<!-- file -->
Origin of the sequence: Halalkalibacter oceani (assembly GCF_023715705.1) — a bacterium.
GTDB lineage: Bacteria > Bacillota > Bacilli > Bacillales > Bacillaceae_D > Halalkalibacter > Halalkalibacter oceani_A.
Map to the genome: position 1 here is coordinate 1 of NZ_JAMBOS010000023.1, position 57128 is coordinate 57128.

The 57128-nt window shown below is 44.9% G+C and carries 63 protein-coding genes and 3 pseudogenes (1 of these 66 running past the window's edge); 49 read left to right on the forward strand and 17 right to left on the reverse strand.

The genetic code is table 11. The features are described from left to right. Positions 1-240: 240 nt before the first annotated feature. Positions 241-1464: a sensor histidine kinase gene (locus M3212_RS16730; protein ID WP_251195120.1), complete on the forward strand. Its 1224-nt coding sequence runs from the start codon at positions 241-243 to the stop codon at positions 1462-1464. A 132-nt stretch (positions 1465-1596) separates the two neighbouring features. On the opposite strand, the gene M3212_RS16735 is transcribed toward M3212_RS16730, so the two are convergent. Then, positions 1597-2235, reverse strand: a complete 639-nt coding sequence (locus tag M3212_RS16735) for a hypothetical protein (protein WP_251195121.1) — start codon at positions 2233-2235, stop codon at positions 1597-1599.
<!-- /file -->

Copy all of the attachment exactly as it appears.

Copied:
Origin of the sequence: Halalkalibacter oceani (assembly GCF_023715705.1) — a bacterium.
GTDB lineage: Bacteria > Bacillota > Bacilli > Bacillales > Bacillaceae_D > Halalkalibacter > Halalkalibacter oceani_A.
Map to the genome: position 1 here is coordinate 1 of NZ_JAMBOS010000023.1, position 57128 is coordinate 57128.

The 57128-nt window shown below is 44.9% G+C and carries 63 protein-coding genes and 3 pseudogenes (1 of these 66 running past the window's edge); 49 read left to right on the forward strand and 17 right to left on the reverse strand.

The genetic code is table 11. The features are described from left to right. Positions 1-240: 240 nt before the first annotated feature. Positions 241-1464: a sensor histidine kinase gene (locus M3212_RS16730; protein ID WP_251195120.1), complete on the forward strand. Its 1224-nt coding sequence runs from the start codon at positions 241-243 to the stop codon at positions 1462-1464. A 132-nt stretch (positions 1465-1596) separates the two neighbouring features. On the opposite strand, the gene M3212_RS16735 is transcribed toward M3212_RS16730, so the two are convergent. Then, positions 1597-2235, reverse strand: a complete 639-nt coding sequence (locus tag M3212_RS16735) for a hypothetical protein (protein WP_251195121.1) — start codon at positions 2233-2235, stop codon at positions 1597-1599.